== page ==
Are numbers even real? The concept of numbers is real but reason flounders when considering the reality of any particular number. All “rational” numbers (positive or negative) are considered “real numbers”. But in this usage, “real” is a label not an adjective. “Rational” and “irrational” are also labels when attached to the word number and are not adjectives describing the abstractions involved. The phrase “imaginary numbers” is not a comment about reality. “Imaginary” is again a label for a particular class of the concept that is numbers. Linguistically we use the words for numbers both as nouns and as adjectives. When used as a noun, meaning is imparted to the word only because of an attached context – implied or explicit. “A ten” has no meaning unless the context tells us it is a “ten of something” or as a “count of some things” or as a “measurement in some units” or a “position on some scale”. As nouns, numbers are not very pliable nouns; they cannot be modified by adjectives. There is a mathematical abstraction for “three” but there is no conceptual, mathematical difference between a “fat three” and a “hungry three”. They are not very good as adjectives either. “Three apples” says nothing about the apple. “60” minutes or “3,600” seconds do not describe the minutes or the seconds.

The number of apples on a tree or the number of atoms in the universe are not dependent upon the observer. But number is dependent upon a brain in which the concept of number has some meaning. All of number theory, and therefore all of mathematics, builds on the concept and the definition of one.  And one depends, existentially, on the concept of identity.

From Croutons in the soup of existence

The properties of one are prescribed by the assumptions (the “grammar”) of the language. One (1,unity), by this “grammar” of mathematics is the first non-zero natural number. It is the integer which follows zero. It precedes the number two by the same “mathematical distance” by which it follows zero. It is the “purest” number. Any number multiplied by one or divided by one remains that number. It is its own factorial. It is its own square or square root; cube or cube root; ad infinitum. One is enabled by existence and identity but thereafter its properties are defined, not discovered.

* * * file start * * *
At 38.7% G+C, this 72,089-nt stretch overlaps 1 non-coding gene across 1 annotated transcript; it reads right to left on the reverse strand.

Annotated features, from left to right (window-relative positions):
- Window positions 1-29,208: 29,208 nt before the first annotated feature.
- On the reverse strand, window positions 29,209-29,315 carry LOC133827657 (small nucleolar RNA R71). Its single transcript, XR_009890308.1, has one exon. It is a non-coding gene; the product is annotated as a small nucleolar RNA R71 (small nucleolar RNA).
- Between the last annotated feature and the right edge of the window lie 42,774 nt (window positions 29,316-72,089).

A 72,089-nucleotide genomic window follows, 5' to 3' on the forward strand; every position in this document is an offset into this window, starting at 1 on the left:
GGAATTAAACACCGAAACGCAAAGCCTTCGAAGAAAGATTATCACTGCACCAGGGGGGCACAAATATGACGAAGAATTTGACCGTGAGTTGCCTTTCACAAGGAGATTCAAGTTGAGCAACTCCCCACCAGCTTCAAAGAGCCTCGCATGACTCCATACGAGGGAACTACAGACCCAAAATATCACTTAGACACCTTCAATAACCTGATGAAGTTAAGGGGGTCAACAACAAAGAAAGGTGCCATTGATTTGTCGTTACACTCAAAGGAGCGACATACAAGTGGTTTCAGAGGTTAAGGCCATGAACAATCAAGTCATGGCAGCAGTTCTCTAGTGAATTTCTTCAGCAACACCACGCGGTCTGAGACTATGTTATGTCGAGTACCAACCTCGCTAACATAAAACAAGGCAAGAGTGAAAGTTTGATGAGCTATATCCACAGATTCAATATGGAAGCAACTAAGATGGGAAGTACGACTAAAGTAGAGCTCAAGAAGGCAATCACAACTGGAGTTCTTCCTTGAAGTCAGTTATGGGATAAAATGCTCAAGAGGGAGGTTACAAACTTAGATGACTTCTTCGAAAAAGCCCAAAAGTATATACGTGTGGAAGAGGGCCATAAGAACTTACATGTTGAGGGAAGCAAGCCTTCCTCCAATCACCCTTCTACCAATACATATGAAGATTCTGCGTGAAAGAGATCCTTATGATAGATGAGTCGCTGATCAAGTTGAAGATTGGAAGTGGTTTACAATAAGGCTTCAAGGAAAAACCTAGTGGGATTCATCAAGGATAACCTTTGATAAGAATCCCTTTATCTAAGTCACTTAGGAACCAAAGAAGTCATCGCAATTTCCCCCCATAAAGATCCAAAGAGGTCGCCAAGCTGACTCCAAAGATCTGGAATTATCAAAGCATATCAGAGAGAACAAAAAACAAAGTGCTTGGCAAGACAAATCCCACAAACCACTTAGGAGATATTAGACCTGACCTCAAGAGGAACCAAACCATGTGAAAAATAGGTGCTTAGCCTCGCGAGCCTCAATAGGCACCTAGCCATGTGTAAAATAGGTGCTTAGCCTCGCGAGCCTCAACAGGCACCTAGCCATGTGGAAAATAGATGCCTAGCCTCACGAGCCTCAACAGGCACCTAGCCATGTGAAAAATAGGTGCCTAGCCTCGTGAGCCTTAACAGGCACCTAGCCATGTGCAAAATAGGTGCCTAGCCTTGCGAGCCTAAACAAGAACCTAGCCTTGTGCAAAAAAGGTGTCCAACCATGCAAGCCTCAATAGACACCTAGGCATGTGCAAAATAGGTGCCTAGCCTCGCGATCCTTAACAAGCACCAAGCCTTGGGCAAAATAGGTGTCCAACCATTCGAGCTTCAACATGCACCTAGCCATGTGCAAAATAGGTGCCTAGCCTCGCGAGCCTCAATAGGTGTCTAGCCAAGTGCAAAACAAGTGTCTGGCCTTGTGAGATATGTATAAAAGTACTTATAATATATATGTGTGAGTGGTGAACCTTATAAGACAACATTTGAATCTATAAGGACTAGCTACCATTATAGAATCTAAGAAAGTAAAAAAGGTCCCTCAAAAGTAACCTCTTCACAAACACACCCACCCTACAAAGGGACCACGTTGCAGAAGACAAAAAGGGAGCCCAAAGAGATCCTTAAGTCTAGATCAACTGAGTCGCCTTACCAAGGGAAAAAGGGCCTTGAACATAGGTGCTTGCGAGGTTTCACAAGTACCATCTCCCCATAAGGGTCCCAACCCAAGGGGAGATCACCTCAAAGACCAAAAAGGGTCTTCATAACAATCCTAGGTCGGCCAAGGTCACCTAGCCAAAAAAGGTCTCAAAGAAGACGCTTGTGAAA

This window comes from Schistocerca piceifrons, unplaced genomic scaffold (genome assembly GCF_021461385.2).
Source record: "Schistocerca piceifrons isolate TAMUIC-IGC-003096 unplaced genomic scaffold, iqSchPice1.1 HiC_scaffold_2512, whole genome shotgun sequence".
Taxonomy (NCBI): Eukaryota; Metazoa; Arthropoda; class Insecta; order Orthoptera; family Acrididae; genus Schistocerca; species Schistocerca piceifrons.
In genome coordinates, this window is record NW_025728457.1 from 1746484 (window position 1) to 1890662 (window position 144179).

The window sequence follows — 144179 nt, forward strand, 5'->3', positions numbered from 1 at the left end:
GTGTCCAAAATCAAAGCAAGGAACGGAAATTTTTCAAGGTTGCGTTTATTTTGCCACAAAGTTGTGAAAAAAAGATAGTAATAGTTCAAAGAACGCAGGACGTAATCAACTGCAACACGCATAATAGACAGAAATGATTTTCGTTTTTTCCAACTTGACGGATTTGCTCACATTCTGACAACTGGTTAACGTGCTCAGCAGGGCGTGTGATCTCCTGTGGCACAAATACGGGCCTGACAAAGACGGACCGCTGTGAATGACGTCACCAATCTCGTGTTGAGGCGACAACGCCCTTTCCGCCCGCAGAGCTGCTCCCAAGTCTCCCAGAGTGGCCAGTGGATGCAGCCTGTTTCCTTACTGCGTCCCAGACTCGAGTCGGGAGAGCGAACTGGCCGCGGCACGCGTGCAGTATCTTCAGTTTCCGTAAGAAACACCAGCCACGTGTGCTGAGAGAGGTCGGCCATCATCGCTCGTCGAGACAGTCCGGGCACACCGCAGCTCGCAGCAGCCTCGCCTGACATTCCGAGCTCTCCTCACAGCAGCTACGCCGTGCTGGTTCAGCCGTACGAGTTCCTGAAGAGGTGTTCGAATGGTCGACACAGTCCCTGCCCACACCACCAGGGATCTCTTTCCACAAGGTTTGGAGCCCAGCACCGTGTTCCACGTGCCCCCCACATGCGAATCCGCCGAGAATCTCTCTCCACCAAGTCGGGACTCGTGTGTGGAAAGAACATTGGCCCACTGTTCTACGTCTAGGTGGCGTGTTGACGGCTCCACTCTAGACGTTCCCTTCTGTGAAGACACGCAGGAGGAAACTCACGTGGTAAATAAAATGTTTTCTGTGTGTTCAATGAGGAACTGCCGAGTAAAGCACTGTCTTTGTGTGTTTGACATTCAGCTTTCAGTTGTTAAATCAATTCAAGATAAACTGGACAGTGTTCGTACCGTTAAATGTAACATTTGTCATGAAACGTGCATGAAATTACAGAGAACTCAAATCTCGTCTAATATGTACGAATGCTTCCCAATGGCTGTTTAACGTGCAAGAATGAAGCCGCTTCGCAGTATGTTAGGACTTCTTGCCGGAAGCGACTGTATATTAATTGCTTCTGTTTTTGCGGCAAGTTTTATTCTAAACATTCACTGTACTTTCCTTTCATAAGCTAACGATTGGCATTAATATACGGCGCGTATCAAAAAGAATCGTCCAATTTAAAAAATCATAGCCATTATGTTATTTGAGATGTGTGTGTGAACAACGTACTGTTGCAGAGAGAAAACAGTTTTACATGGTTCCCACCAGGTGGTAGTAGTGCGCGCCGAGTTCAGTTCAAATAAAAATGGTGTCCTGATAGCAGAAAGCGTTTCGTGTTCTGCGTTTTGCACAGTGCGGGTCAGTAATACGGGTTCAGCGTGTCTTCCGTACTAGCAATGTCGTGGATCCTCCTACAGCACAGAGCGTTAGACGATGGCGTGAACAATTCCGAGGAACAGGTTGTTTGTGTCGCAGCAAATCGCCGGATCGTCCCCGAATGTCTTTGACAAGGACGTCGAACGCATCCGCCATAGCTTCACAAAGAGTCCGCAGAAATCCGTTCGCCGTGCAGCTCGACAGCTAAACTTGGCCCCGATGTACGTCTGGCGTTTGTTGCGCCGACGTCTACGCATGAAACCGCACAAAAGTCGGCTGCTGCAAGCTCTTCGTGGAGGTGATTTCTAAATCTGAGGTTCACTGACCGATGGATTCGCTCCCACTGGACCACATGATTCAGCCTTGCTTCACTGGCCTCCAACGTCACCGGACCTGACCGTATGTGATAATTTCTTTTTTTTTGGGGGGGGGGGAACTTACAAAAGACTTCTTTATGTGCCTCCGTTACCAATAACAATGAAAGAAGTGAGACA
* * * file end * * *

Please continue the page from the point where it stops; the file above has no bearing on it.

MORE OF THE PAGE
The question of identity is a philosophical and a metaphysical quicksand. Identity is the relation everything has to itself and nothing else. But what does that mean? Identity confers uniqueness. (Identical implies sameness but identity requires uniqueness). The concept of one of anything requires that the concept of identity already be in place and emerges from it. It is the uniqueness of identity which enables the concept of a one.

Things exist. A class of similar things can be called apples. Every apple though is unique and has its own identity within that class of things. Now, and only now, can you count the apples. First comes existence, then comes identity along with uniqueness and from that emerges the concept of one. Only then can the concept of numbers appear; where a two is the distance of one away from one, and a three is a distance of one away from two. It is also only then that a negative can be defined as distance away in the other direction. Zero cannot exist without one being first defined. It only appears as a movement of one away from one in the opposite direction to that needed to reach two. Negative numbers were once thought to be unreal. But the concept of negative numbers is just as real as the concept for numbers themselves. The negative sign is merely a commentary about relative direction. Borrowing (+) and lending (-) are just a commentary about direction. 

But identity comes first and numbers are a concept which emerges from identity.


What the brain cannot undo

December 6, 2020

2020 comes close to being annus horribilis.

There is much I wish I had not seen or heard or smelled or learnt. But to unsee or unhear or unlearn or unremember or unknow are not permitted, by reality or by language.

  • There is much more unseen than seen.
  • But what has been seen cannot be unseen.
  • To unsee is not an action permitted by reality or by language.
  • What has been seen may not be remembered.
  • What is remembered is only a decaying image of what was seen.